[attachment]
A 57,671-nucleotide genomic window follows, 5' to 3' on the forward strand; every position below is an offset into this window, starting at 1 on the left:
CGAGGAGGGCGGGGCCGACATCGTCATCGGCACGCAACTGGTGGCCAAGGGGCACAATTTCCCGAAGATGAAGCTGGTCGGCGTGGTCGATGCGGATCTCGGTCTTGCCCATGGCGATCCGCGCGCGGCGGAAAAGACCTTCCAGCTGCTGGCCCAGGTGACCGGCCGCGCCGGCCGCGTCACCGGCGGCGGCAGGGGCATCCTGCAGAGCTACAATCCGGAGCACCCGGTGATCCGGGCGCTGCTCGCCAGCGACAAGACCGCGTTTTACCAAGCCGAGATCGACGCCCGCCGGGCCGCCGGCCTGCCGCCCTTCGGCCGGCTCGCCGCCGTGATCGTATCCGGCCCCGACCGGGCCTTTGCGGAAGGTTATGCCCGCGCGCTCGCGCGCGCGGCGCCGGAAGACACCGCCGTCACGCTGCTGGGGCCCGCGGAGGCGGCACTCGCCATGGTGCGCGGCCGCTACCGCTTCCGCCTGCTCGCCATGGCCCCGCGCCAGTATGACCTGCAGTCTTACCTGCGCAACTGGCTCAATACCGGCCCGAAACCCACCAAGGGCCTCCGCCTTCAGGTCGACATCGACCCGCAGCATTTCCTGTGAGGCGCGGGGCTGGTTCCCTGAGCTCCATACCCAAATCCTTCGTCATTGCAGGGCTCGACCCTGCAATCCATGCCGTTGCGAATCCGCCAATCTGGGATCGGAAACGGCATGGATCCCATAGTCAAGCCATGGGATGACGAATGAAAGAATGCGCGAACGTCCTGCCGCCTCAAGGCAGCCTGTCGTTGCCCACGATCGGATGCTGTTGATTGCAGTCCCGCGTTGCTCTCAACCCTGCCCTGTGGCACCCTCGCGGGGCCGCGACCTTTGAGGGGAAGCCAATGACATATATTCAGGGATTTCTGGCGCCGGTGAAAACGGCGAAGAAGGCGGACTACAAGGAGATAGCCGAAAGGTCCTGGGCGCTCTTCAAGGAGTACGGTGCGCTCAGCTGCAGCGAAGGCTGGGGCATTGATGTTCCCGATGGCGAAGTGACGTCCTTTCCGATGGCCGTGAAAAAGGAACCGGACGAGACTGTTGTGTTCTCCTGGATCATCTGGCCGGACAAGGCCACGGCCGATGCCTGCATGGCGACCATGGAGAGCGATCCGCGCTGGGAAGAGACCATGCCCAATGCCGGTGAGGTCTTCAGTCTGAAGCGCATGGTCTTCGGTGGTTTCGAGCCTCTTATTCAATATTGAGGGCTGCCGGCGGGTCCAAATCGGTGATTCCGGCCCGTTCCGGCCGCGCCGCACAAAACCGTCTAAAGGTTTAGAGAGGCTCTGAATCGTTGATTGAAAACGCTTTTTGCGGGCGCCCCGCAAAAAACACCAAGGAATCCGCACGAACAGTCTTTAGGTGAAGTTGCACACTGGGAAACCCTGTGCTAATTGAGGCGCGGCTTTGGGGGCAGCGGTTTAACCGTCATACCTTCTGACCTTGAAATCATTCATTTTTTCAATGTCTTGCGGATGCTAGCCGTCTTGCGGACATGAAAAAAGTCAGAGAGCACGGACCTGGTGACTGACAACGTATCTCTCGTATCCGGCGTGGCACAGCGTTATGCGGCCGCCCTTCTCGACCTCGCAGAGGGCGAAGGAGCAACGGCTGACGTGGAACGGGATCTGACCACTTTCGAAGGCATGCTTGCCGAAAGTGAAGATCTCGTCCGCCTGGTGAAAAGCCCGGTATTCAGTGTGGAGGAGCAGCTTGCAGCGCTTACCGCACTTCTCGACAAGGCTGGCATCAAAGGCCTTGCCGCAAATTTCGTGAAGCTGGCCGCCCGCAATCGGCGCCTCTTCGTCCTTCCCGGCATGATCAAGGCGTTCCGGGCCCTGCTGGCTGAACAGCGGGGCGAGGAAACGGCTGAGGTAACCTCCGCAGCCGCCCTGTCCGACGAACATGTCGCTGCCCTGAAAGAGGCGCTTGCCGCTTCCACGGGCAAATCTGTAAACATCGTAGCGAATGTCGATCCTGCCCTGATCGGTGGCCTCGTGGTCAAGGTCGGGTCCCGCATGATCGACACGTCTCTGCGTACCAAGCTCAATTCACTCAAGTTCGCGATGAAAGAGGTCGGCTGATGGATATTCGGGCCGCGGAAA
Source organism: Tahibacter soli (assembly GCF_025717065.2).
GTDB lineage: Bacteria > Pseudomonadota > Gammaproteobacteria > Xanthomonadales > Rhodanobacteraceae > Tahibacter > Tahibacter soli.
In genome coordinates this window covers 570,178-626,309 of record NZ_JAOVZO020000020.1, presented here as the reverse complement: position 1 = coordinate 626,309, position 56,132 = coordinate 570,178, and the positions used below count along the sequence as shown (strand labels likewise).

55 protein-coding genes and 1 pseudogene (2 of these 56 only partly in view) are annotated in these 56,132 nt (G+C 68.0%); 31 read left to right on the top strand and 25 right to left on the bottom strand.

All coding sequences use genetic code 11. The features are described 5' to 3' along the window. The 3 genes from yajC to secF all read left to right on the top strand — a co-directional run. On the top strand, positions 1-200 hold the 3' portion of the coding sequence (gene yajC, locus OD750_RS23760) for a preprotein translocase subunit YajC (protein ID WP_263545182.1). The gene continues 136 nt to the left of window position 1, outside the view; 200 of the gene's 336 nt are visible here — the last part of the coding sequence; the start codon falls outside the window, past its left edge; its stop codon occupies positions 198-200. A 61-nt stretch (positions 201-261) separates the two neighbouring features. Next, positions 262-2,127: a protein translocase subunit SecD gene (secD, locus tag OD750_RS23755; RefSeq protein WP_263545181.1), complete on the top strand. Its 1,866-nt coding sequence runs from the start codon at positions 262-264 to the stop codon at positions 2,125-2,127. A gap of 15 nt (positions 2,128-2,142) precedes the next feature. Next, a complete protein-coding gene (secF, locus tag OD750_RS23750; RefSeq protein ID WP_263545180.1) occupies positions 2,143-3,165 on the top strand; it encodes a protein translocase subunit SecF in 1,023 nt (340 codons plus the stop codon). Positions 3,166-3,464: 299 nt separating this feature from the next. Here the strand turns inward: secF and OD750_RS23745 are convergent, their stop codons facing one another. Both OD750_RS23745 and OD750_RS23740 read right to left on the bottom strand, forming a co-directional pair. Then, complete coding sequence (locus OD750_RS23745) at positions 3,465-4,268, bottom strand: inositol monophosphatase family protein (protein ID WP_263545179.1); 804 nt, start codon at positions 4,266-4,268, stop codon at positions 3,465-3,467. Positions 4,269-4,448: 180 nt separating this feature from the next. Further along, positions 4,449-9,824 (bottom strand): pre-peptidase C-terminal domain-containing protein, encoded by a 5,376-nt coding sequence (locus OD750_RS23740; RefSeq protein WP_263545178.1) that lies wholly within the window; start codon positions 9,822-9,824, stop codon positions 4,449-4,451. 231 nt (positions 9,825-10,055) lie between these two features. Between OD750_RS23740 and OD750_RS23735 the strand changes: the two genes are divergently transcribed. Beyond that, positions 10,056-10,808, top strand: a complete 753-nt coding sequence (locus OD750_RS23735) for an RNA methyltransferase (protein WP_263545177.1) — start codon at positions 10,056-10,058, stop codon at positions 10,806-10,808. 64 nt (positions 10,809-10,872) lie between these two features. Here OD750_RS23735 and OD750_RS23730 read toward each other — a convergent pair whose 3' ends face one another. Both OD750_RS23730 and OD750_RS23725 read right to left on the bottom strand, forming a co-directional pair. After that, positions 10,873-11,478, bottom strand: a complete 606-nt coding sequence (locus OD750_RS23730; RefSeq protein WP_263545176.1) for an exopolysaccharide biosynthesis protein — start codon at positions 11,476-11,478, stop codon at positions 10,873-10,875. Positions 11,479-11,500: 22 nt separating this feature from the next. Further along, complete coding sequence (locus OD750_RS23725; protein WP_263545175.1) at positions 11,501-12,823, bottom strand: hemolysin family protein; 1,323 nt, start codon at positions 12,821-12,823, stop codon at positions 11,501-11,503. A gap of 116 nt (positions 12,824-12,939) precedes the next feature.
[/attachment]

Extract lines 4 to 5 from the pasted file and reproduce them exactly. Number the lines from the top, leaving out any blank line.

GTDB lineage: Bacteria > Pseudomonadota > Gammaproteobacteria > Xanthomonadales > Rhodanobacteraceae > Tahibacter > Tahibacter soli.
In genome coordinates this window covers 570,178-626,309 of record NZ_JAOVZO020000020.1, presented here as the reverse complement: position 1 = coordinate 626,309, position 56,132 = coordinate 570,178, and the positions used below count along the sequence as shown (strand labels likewise).